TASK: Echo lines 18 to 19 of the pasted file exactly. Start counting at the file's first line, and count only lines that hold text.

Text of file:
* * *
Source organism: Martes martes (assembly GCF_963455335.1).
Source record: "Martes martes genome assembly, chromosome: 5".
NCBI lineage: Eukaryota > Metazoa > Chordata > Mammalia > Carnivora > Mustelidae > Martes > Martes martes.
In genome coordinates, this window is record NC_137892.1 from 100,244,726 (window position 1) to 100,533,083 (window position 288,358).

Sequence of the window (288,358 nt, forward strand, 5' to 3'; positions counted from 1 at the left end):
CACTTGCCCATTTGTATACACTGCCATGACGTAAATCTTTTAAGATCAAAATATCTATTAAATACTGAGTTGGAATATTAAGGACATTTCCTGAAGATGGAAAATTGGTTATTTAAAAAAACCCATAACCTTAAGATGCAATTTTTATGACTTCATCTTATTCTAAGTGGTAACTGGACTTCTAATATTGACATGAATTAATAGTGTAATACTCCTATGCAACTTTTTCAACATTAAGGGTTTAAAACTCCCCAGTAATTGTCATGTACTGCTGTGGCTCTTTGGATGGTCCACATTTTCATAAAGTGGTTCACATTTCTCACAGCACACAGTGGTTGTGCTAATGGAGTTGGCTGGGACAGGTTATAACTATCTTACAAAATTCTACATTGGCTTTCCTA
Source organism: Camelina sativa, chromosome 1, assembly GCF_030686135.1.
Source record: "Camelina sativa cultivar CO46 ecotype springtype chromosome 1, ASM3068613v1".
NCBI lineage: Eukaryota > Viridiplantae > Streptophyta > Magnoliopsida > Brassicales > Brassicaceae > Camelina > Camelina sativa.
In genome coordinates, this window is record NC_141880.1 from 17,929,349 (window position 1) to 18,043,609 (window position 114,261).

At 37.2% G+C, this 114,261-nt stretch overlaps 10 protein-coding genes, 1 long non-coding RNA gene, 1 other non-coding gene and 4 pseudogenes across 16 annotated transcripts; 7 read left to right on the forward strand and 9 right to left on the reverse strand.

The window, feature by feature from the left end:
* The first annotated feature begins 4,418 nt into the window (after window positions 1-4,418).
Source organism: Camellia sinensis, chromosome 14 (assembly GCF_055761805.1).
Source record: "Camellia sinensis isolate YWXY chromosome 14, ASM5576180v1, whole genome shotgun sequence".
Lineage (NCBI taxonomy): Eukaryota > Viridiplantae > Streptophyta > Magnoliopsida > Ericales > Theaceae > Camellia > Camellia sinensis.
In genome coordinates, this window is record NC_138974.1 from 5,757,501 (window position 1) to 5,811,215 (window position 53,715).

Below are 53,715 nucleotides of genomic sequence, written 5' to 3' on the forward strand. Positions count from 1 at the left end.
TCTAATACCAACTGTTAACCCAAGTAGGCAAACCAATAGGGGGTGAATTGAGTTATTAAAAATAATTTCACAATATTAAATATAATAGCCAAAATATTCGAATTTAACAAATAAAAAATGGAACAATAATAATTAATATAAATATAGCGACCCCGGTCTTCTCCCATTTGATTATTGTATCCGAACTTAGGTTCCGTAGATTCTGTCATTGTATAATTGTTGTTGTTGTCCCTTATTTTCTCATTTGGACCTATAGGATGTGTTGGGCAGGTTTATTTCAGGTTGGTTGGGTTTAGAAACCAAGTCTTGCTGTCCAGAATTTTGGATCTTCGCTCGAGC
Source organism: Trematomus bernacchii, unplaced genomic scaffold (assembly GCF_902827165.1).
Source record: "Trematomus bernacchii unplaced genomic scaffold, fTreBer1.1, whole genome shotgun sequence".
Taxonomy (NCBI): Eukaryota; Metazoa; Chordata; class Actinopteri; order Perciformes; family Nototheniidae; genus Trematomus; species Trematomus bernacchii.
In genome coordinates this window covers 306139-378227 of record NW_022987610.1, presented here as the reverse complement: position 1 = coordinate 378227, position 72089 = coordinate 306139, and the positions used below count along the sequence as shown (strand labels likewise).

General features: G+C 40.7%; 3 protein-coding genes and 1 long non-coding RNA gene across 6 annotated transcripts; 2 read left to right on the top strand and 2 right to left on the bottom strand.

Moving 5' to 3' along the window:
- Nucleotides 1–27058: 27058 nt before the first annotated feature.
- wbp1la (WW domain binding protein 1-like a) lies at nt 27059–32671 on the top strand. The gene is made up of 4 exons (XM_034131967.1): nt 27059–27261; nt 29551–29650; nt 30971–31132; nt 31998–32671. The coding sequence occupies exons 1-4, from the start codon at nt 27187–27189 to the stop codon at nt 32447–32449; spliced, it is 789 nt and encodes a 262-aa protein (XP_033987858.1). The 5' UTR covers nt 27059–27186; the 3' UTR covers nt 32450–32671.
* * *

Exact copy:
Below are 53,715 nucleotides of genomic sequence, written 5' to 3' on the forward strand. Positions count from 1 at the left end.
TCTAATACCAACTGTTAACCCAAGTAGGCAAACCAATAGGGGGTGAATTGAGTTATTAAAAATAATTTCACAATATTAAATATAATAGCCAAAATATTCGAATTTAACAAATAAAAAATGGAACAATAATAATTAATATAAATATAGCGACCCCGGTCTTCTCCCATTTGATTATTGTATCCGAACTTAGGTTCCGTAGATTCTGTCATTGTATAATTGTTGTTGTTGTCCCTTATTTTCTCATTTGGACCTATAGGATGTGTTGGGCAGGTTTATTTCAGGTTGGTTGGGTTTAGAAACCAAGTCTTGCTGTCCAGAATTTTGGATCTTCGCTCGAGC